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As your Estes Park Conservative Representatives we attended the Colorado State GOP Central Committee Meeting as voting Bonus Members yesterday with surprising results. By the end of the day the Old Guard was completely voted out and what are considered Grassroots Candidates voted in to lead the GOP forward towards 2016. Steve House former Gubernatorial Candidate was voted in as Chair. Derrick Wilburn, from the American Conservatives of Color Group was voted in as Vice Chair. This was a great VICTORY in the eyes of many. Brandi Meeks was voted in as Secretary. Bottomline in Colorado is that the Conservative Grassroots Movement has achieved a Great Victory. Now is the time to get involved in the movement, to come together as Conservative and strive for victory in 2016.

As always, thanks to our volunteers! Looks like Bob, Jay, David and Cedric are in the hunt for those WCS tickets, but there are many more weeks to go! There have been some doozies dropped very recently, but these bills below were on the calendar for this week when we began this week’s review. As you know, we look to the upcoming week’s calendar in the House and the Senate to triage which bills we’ll review. Next week’s report could be the highlight of the bi-partisan race to the bottom of free market intervention and big government. But for now, we’ll go with these…No More Snow Days – Back to Work!
HB 15-1171    State Freedom Of Conscience Protection Act    Support

This bill prohibits state and local governments in Colorado from directly or indirectly constraining the exercise of religion, except in cases involving a compelling governmental interest. State and local governments, including individual public officials in their official capacity, must use the least restrictive means of furthering any such compelling governmental interest. Individuals whose exercise of religion is burdened, or likely to be burdened, may assert a violation of the bill as a new claim or as a defense in court. This law directly mirrors federal legislation that was passed in 1993. Why, you might ask, if the law exists federally, is it being run at the state level? The courts have for reason ruled that this federal law can’t be applied to state law, so a little more than half of the states have enacted this legislation at the state level.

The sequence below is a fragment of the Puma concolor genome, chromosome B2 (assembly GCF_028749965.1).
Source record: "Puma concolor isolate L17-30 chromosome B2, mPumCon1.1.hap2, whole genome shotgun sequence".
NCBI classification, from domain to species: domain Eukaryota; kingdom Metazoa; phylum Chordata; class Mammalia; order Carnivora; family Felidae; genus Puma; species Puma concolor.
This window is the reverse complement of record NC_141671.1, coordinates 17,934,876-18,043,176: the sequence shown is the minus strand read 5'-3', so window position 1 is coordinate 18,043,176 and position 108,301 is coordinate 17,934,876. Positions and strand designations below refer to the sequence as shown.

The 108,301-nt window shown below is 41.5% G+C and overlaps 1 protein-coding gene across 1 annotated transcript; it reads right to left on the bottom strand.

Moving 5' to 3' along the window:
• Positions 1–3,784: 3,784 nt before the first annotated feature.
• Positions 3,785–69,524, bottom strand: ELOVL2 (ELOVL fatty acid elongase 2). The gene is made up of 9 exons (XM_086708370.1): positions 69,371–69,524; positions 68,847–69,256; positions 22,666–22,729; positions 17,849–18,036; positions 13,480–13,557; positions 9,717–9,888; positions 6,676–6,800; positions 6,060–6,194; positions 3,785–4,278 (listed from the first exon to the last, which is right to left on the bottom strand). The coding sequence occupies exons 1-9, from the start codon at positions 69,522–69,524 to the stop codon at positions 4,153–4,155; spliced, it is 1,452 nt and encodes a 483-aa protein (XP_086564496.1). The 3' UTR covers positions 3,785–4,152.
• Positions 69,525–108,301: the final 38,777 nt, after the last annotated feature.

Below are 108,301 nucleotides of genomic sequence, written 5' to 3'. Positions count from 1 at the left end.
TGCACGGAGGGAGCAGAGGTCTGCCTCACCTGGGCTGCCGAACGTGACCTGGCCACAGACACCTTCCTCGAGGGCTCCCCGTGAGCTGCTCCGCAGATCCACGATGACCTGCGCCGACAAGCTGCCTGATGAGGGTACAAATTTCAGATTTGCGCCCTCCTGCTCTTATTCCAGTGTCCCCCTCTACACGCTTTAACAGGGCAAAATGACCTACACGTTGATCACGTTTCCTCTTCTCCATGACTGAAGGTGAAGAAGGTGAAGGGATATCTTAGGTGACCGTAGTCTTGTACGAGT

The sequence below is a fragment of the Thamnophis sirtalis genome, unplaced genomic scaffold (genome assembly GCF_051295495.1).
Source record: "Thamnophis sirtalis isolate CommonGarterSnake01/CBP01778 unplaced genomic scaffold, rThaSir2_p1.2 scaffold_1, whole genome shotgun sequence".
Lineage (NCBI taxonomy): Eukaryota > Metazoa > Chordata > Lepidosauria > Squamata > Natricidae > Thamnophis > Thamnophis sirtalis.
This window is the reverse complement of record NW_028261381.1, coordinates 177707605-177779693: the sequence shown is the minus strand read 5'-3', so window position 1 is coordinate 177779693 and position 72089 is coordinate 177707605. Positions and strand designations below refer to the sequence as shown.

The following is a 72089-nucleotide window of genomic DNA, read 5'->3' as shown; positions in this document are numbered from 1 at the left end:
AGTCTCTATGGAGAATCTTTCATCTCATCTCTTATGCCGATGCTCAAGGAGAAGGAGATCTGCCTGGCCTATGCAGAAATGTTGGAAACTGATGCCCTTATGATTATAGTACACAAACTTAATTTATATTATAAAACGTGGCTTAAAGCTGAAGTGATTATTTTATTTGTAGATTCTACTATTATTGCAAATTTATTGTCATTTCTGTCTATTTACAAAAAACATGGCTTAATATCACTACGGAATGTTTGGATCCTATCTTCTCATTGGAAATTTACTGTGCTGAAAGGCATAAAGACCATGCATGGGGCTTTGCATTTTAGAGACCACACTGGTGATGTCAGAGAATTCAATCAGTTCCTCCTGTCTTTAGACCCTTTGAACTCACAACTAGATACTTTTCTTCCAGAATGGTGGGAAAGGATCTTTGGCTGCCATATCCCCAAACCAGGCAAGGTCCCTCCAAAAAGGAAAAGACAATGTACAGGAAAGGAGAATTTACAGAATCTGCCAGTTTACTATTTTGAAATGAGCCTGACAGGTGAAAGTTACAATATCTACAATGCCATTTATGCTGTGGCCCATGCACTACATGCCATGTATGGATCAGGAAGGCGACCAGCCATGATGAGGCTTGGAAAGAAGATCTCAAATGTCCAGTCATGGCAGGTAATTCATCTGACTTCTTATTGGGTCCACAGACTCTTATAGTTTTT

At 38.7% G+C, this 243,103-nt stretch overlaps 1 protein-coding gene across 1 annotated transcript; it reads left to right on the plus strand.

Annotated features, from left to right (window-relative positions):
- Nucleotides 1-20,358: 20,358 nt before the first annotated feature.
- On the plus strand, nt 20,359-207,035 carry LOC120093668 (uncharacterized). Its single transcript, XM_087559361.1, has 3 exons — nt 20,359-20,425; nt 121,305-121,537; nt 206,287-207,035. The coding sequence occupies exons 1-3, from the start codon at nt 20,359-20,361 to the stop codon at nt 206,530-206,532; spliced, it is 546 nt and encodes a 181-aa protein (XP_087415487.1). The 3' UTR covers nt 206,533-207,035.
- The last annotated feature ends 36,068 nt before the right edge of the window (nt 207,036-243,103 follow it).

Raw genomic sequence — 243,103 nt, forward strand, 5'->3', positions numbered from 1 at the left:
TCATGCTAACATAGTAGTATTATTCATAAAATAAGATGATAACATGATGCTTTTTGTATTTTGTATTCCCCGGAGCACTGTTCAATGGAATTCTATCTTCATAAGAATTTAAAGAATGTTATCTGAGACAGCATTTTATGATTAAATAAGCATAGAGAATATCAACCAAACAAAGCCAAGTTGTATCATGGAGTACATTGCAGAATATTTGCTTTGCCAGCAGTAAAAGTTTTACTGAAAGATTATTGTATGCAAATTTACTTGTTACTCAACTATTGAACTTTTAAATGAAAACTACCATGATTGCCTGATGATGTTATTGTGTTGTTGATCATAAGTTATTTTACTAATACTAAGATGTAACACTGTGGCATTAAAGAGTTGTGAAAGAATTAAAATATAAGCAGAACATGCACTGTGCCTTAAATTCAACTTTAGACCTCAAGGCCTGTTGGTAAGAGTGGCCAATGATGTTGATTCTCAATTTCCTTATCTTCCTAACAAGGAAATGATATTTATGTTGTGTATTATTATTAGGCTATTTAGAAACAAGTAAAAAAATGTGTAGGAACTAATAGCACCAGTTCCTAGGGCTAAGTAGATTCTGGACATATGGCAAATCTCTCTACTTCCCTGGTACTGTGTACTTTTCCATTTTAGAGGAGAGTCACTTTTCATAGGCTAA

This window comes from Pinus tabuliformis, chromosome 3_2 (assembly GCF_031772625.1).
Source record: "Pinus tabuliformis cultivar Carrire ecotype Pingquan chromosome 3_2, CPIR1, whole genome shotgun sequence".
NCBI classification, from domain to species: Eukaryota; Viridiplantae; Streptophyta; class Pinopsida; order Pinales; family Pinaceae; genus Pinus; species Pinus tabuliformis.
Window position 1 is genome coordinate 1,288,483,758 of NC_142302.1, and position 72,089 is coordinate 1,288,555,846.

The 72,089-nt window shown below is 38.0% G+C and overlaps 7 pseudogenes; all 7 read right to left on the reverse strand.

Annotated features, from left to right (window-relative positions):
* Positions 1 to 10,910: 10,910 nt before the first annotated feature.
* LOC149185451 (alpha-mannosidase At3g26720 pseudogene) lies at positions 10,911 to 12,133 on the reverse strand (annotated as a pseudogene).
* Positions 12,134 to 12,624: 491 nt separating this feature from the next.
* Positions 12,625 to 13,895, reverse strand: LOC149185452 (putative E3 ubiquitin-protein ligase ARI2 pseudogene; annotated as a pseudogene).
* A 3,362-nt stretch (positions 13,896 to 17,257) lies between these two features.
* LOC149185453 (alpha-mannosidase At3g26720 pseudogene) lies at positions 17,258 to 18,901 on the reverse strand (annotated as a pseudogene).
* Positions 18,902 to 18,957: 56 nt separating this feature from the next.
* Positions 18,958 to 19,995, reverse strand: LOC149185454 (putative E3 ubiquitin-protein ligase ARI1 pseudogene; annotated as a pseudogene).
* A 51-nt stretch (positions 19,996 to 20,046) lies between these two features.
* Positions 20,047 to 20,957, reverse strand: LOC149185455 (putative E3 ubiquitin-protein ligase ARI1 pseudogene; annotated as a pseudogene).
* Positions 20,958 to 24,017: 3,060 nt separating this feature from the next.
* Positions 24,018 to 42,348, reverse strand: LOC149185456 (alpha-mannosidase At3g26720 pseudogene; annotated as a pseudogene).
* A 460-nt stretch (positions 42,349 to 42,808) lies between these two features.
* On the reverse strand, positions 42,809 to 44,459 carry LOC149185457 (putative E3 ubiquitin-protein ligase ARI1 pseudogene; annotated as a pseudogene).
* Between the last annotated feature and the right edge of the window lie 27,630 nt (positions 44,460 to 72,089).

This legislation supports the principles of:

Individual Liberty

Limited Government

State vs. Federal Balance of Power

HB 15-1200    Highly Effective Teachers & Low-performing Schools    Oppose

This program will provide grants to local education providers to enable them to offer monetary incentives for highly effective teachers who choose to teach in low-performing elementary, middle, or junior high schools. Funding of $4,000,000 would go toward enticing “highly effective teachers” to teach at “Low-performing schools”. Does this mean that school principals are not an important part of the school success equation? We think that they are, and as a former high school teacher, I can attest to the impact of a good administrator vs. a not-so-good administrator. So while we can’t allow parents to have school choice and send their kids to high performing schools (a collection of teachers, administrators, etc.), apparently we can throw more taxpayer money at low-performing schools, potentially raiding high-performing schools of their good teachers and sending them to low-performing schools. More taxpayer expense + degraded teaching staffs in good schools + throwing good teachers into questionable teaching environments = recipe for continued lowering of product quality across the board. Here’s a crazy idea – instead of paying good teachers to abandon their good schools to go to low-performing schools, why don’t we allow parents and students to choose which schools they can attend?

This legislation opposes the principles of:

Limited Government

Fiscal Responsibility

HB 15-1201    BOCES & Centralized Operating Services Grants    Oppose

This bill creates a grant program in the Colorado Department of Education to enable Boards of Cooperative Educational Services to provide centralized operating services to rural school districts and charter schools. The grant program intends to reduce operating overhead costs for eligible school districts and charter schools that use the BOCES to deliver operating services. The fiscal note says that the cost will be $10,000,000, yet this is supposed to reduce operating costs for participating school districts. Seems like rural school districts should be able to attempt the same thing under their own local control, with the cost savings directly benefitting themselves, and without redistributing $10,000,000 of additional taxpayer funds.